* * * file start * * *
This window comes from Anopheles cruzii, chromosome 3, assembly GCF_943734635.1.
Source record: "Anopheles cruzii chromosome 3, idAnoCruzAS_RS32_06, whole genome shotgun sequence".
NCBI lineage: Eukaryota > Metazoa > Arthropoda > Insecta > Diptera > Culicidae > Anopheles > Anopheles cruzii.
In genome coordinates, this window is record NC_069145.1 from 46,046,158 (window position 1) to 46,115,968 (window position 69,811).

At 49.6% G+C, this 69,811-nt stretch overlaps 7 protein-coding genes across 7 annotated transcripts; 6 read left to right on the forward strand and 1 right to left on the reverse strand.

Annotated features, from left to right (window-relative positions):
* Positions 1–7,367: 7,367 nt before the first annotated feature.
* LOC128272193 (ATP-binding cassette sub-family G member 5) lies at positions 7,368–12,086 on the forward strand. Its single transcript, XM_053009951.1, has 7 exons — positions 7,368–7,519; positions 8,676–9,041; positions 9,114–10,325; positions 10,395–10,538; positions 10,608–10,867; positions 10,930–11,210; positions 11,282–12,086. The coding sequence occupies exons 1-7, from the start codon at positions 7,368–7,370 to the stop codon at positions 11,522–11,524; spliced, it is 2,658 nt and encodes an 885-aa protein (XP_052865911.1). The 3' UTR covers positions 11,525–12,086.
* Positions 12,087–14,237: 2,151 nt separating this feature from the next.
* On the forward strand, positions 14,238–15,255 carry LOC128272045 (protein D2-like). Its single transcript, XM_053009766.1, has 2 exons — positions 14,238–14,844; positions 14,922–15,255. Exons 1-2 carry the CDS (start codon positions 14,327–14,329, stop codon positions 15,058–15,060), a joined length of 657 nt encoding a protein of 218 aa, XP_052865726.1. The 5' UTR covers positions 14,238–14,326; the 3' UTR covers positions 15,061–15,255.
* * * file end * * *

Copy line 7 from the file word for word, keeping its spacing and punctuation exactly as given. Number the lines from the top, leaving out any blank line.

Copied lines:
* Positions 1–7,367: 7,367 nt before the first annotated feature.